Harmonious Homestead
Connecting Farms & Families In Central Ohio

Stories

connecting food and families in Columbus Ohio

Make Your Own Stainless Steel Straws

stainless steel strawsI rarely use a drinking straw. In the entirety of my nearly 11 year marriage to Alex, we have only purchased one box of 100 plastic straws, many of which were used for crafting, not drinking, purposes. Along came Lil and our family's straw consumption sky rocketed. Straws are fun for kids and easier to use than a drinking glass. Lil is more likely to finish a drink, especially a smoothie, if she uses a straw.

As the straw waste and news reports about the dangers of BPA began to pile up, we found ourselves looking for a safe and reusable alternative.

Glass Dharma and other companies make beautiful glass straws. At $7 each, even with a lifetime guarantee against breakage, we just couldn't see investing in this option.

Alex, a materials scientist by education, thought he might be able to make straws at home from a safe, easily attainable material. Stainless steel is free of potentially dangerous chemicals like BPA, unbreakable, and easy to clean. With just a few simple tools, most of which we have around the house for plumbing, Alex created a set of stainless steel straws.

tools to make stainless steel strawsusing pipe cutter for strawsstanding stainless steel drinking strawstainless steel straw bending

Here's how:

1) Buy tube stock from McMaster-Carr hardware supply. A shipped 6-foot length of 5/16-inch diameter round tube 304 stainless steel costs around $40. Other diameters are available.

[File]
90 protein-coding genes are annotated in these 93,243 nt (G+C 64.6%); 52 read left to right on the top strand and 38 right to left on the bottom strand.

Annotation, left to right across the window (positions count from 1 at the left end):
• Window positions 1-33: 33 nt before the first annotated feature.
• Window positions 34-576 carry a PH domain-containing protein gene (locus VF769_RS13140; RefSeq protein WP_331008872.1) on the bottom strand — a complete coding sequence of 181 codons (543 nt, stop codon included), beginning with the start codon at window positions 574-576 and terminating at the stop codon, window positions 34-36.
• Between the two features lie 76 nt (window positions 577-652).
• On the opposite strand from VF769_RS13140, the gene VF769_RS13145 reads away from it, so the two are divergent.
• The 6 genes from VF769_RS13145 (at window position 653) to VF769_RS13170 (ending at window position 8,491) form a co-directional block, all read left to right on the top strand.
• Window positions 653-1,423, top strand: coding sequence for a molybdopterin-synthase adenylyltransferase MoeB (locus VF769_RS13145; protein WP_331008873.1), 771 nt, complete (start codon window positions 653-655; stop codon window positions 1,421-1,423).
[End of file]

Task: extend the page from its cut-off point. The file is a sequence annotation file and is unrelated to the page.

2) Use a pipe cutter (available for around $10 at hardware stores) for to cut the steel into usable lengths. We like 8- and 6-inch lengths. The 6-foot length of tube makes 5 long and 5 short straws.

3) Optionally, bend one end at a 45 degree angle with a pipe bender (available for $20 at hardware stores).

4) Sand edges and outside with fine (220) grit sanding sponge and/or Dremel tool with a sanding point.

5) Wash well with soap and water or in the dishwasher.

Our home made straws have been in heavy use for over two years now. We rinse them immediately after use and wash in the dishwasher.

Unlike when we first made them, stainless straws are now offered on Etsy and at green living stores like Columbus' Generation Green. The most basic straws are cheaper to purchase than make from scratch.

homemade stainless steel straws

When you create the straws yourself, you can play with bends, diameters, and lengths. They are a fun project to make as a family. Create a bunch and package sets in beautiful fabric carrying cases for unique, eco-friendly gifts.

Have you ever used a stainless steel straw? Would you consider making them yourself?